Posted by Keith Kindrick | Feb 19, 2018 @ 09:47 AM | 1,940 Views
My Aquila project is moving forward at a slow and steady pace. I was able to get a 1977 kit from one of our club members who passed away. Lee Renaud gave this fuselage to my father when he was writing the soaring column for RCM. This model has the upgrades that Tim Renaud and I have deemed necessary for the classic design. We both agreed that this Aquila needs to have Carbon fiber spar caps .375 x .060 on the top and .375 x 040 on the bottom. We changed the joiner rod to be a Dave Squires Falcon 880 ejector pin to handle the wind flying with ballast. The rudder has been swept back more and another .375 has been added to the trailing edge to prevent the dreaded Aquila wobble. Another improvement to mitigate that was to use carbon push rods. Spoilers now have one more bay added to them and are directly powered with an HS 45 servo to remove the dial code nightmare. I still have the canopy to dye and radio to install in the fuselage.
Posted by Keith Kindrick | Jan 18, 2018 @ 08:45 AM | 2,610 Views
Spitfire MK19's have been hidden from sight for so long that few videos show the performance this star of the air has in it. The sounds in this video are AWESOME! Enjoy

Supermarine Spitfire AWESOME SOUND !!! (3 min 15 sec)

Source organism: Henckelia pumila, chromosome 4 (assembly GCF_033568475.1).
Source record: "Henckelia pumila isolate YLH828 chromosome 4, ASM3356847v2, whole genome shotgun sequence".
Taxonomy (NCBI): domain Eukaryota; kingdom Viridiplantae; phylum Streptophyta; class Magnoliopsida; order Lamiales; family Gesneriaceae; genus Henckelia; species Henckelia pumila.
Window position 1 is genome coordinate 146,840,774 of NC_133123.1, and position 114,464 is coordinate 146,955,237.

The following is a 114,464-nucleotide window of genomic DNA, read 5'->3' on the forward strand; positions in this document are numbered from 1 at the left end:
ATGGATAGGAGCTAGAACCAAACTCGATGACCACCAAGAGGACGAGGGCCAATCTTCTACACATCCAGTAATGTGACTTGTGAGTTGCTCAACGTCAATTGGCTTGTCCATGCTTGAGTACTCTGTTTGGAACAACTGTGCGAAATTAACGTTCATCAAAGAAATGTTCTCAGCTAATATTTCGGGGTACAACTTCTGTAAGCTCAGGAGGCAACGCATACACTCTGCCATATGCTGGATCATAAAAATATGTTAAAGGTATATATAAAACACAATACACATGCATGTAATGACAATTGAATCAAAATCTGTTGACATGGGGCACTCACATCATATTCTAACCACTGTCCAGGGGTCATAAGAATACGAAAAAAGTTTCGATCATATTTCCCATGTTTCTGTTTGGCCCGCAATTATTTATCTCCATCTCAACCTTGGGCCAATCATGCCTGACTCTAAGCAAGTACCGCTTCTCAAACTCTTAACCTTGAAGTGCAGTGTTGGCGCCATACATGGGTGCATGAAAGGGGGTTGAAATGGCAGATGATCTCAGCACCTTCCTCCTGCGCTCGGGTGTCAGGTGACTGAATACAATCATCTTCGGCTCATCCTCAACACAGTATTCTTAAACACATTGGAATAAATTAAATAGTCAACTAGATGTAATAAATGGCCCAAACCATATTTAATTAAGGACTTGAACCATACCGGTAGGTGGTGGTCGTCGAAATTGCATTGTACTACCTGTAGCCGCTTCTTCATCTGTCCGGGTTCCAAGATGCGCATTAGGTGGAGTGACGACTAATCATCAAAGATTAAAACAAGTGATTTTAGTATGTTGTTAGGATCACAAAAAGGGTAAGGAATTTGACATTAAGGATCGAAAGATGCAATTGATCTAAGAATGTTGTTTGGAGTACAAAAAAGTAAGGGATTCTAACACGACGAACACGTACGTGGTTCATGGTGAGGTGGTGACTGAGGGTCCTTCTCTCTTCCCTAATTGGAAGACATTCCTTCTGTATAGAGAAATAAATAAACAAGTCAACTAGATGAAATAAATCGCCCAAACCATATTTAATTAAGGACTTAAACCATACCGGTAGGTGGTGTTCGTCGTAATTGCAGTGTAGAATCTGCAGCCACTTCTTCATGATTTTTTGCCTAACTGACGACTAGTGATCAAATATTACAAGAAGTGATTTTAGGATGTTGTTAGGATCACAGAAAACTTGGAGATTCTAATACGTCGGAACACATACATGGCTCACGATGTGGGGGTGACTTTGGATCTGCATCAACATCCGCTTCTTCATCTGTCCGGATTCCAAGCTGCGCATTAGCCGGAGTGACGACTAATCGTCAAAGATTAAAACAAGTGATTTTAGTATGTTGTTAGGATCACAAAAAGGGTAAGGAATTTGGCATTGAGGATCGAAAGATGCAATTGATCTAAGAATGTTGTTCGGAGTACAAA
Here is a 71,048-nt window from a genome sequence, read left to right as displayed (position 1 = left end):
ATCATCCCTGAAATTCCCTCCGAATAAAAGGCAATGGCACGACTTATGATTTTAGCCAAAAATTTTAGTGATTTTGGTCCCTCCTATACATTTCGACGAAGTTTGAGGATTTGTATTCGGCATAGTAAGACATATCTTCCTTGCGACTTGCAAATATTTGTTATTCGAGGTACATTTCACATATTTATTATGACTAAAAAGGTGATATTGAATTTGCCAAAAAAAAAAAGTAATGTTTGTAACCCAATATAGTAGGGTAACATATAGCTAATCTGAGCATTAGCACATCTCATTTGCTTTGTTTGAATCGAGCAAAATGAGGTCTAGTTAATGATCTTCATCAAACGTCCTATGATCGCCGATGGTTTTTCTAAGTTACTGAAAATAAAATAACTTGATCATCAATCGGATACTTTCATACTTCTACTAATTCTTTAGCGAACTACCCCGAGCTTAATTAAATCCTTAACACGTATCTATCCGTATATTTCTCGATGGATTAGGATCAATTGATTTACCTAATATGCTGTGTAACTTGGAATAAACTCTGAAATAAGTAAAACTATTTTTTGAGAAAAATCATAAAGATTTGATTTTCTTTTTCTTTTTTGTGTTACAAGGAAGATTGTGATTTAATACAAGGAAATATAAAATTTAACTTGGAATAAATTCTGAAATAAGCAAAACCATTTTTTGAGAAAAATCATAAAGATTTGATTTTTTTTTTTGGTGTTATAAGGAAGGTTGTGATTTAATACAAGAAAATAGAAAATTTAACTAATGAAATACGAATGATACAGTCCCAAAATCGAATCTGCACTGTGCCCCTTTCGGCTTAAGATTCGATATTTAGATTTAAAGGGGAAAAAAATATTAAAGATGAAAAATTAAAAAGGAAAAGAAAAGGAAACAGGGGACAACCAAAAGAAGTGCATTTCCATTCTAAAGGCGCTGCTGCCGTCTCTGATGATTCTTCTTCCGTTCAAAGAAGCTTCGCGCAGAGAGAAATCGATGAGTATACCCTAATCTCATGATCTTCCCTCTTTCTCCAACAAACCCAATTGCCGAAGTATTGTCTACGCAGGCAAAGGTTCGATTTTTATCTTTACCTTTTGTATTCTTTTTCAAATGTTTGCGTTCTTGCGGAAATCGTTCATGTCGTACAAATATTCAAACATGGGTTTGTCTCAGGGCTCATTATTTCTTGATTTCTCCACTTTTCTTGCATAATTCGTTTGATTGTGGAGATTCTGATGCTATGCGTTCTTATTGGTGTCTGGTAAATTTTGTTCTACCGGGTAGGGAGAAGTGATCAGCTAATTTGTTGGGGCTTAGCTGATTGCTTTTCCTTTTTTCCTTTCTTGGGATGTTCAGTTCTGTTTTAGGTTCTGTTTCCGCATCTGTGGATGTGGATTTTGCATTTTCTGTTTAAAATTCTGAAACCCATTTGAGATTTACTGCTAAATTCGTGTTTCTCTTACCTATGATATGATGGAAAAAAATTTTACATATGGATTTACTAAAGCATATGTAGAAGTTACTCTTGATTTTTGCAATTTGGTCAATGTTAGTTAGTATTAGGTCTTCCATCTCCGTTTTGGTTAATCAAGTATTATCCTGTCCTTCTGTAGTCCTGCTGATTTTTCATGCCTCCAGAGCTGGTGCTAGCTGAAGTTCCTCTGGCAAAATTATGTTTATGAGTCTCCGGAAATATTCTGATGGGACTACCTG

Posted by Keith Kindrick | Jan 04, 2018 @ 08:44 AM | 7,464 Views
To continue the kick off for 2018 lets add the sounds from the beautiful P-51D Mustang "Quick Silver" at Oshkosh 2017 as it performs hesitation rolls, Cuban 8 and other maneuvers. Pilot Scott "Scooter" Yoak puts the Mustang through an aggressive and impressive routine.

P-51 Mustang - SPECTACULAR SOUND! No Announcer (5 min 25 sec)

Posted by Keith Kindrick | Jan 02, 2018 @ 05:00 PM | 4,118 Views
Letís kick off 2018 with a little Chance Vought F4U Corsair Whistling Death just to mix it up a bit!

Chance Vought F4U Corsair Whistling Death (6 min 27 sec)

Posted by Keith Kindrick | Dec 14, 2017 @ 10:16 AM | 2,946 Views
As he maneuvered his unarmed B-17 bomber over the island of Oahu, U.S. Army Lt. Robert Thacker was puzzled.

It should have been a peaceful Sunday morning in Hawaii.

See the attached PDF for the full story as captured by By Fred Swegles | | Orange County Register
PUBLISHED: December 6, 2017 at 3:50 pm

Posted by Keith Kindrick | Oct 09, 2017 @ 03:37 PM | 3,114 Views
Another Fall Soaring Festival (FSF) has been placed in the books. We had a new format this year for the FSF but itís not really new to many of us. The open round format (not called flight groups) has been used for 3 years in the CVRC Bent wing event. You have a specified round length in which you need to make your flight. It has a lot of benefits. People see the pilots in the air and decide to launch or not based on how they see others doing at a given time. I find it more of a benefit for the guys who are working winches and flying. They can go fly when there is a lull in the round. They canít easily do that with a called flight group. Another first for the FSF was to use Glider Score. It seemed to go well.